With China ranking as the world’s largest population at an estimated 1.3 billion, and Chinese international migrants representing the largest overseas immigrant population, it is no surprise that Mandarin, the official language of China, is the world’s most spoken native language.
In addition, China’s economic growth, as the world’s largest exporter from 2010 and now the world’s second largest economy after the United States, has elevated demand for the Chinese language, one of the official languages of the UN.
Parents, students, teachers and business leaders around the globe represent some of the many groups recognising the importance of Mandarin as the emerging global business language of the future. Dmitry Medvedev, the Russian President, was even reported to have labelled 2010 as the “Year of Chinese Language”.
In Britain, whilst language courses at secondary school level are no longer compulsory nationwide after age 14, reports actually indicate a wider interest in Chinese language, with a 40% increase in students sitting the GCSE exam in Mandarin Chinese since 2002. In 2010 the total number of students sitting the exam grew by 5% compared to the previous year.
Similarly in the US, an 18.2% increase from 2006 to 2009 was noted in higher education enrolments for Chinese language courses according to the Modern Language Association (MLA), echoing a 4.7 fold increase in the number of US students studying abroad in China in 2009 compared to 1999.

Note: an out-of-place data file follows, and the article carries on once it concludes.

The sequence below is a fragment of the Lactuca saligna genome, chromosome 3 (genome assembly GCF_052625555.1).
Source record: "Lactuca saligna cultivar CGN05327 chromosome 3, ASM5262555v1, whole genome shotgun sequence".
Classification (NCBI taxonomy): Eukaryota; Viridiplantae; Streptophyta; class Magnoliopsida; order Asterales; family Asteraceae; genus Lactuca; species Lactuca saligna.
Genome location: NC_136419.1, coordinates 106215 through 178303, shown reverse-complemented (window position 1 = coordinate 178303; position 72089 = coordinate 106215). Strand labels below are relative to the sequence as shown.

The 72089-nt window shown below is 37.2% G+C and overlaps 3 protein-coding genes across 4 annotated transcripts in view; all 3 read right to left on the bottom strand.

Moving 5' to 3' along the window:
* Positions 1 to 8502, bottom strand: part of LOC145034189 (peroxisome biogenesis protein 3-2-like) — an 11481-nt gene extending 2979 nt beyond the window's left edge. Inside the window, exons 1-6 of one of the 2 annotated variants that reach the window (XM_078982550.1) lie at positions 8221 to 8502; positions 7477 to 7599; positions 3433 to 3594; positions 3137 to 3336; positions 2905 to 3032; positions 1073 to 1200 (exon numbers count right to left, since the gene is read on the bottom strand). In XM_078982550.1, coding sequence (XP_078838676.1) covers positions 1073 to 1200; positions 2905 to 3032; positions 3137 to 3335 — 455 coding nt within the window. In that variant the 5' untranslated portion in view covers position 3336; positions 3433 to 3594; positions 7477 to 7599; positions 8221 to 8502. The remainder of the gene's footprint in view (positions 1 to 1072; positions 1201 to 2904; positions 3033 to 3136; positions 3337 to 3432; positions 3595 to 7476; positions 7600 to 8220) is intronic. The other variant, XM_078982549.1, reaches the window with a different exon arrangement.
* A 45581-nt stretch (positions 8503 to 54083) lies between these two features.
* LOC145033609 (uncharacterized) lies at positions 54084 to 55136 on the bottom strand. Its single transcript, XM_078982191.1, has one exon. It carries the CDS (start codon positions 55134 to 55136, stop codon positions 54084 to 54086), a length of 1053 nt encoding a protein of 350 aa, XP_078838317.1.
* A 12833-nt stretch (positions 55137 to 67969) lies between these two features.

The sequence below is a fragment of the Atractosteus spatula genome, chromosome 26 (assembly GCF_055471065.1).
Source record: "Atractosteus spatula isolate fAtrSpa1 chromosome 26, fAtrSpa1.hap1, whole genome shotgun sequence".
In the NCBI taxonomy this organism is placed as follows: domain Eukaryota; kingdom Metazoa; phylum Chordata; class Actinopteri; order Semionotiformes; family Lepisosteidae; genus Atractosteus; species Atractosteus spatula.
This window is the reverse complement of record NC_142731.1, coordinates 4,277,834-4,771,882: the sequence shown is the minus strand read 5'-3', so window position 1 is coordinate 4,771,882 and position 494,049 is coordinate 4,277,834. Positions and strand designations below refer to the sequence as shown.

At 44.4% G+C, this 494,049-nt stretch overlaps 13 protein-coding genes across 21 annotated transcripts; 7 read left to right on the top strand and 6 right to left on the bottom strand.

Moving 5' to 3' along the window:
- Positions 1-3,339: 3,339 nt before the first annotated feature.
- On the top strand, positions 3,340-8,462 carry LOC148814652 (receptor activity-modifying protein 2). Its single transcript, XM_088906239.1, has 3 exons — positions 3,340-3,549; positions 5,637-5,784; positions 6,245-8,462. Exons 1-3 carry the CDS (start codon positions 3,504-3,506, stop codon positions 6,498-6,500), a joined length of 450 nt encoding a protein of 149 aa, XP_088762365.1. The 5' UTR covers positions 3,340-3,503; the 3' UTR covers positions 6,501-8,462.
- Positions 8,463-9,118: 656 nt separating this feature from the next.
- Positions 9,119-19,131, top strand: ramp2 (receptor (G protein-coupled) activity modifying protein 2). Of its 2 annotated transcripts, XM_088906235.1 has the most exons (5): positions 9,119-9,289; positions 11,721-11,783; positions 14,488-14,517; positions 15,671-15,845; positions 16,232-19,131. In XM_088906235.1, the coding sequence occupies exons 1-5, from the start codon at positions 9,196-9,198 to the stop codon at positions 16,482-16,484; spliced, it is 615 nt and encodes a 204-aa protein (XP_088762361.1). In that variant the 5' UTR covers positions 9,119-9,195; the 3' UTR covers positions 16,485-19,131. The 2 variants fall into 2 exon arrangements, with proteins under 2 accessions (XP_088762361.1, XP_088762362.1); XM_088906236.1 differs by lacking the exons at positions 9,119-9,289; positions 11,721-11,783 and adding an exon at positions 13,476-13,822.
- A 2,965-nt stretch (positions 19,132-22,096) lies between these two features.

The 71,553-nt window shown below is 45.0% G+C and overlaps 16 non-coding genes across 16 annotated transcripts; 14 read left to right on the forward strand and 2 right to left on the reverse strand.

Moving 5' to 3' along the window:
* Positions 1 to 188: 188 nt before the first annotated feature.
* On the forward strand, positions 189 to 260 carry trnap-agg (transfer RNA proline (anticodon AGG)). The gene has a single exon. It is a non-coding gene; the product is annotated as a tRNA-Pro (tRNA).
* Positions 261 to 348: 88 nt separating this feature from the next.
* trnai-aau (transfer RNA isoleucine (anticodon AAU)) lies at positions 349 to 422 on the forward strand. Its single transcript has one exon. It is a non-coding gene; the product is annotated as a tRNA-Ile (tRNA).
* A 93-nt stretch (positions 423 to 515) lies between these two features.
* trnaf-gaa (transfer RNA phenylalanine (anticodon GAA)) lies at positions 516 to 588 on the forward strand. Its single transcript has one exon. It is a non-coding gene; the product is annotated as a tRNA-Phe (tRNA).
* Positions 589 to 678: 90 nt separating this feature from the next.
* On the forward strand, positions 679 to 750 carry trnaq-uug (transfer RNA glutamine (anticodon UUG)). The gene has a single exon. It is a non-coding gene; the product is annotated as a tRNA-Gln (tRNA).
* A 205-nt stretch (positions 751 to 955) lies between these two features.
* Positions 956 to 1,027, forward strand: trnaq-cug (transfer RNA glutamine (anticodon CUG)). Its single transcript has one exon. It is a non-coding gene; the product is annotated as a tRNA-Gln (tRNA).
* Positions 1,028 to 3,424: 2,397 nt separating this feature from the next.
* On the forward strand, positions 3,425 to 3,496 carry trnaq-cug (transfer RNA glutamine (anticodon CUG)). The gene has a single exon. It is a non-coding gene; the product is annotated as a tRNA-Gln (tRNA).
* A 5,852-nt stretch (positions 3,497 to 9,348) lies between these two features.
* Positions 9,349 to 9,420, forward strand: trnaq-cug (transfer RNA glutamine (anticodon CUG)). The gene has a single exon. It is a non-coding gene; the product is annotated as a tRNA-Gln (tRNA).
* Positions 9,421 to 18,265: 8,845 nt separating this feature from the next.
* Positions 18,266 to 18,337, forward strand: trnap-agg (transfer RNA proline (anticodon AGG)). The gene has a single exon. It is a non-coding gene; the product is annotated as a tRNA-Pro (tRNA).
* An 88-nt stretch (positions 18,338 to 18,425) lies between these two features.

The Sindh provincial government in Pakistan has also announced plans to adopt a far more direct approach, making Chinese language compulsory to all students from Class VI (ages 10-11); whilst Panama has reportedly proposed legislation to make Mandarin classes compulsory in all schools. The Swedish Education Minister has also expressed similar desires to move towards a less Eurocentric curriculum, by adding Chinese language to the foreign language offering.
As China continues to grow as an economic superpower it seems likely that the fashion to study Chinese language will too increase. Although not traditionally an easy language to master, the Chinese Ministry of Education indicates that over 40 million people outside China are currently learning Mandarin and that the number is growing annually. The sharp increase in demand for Chinese language learning is however curbed by a need for qualified teachers. In response, the Chinese government is keen to aid the promotion and awareness of the Chinese language, opening a network, in 2004, of non-profit public institutions, Confucius Institutes, aimed at promoting Chinese language and culture abroad. There are now over 350 Institutes and over 470 Confucius Classrooms worldwide.
Sources: BBC News; Chinese Ministry of Education; CIA: World Factbook; Hanban, The Telegraph.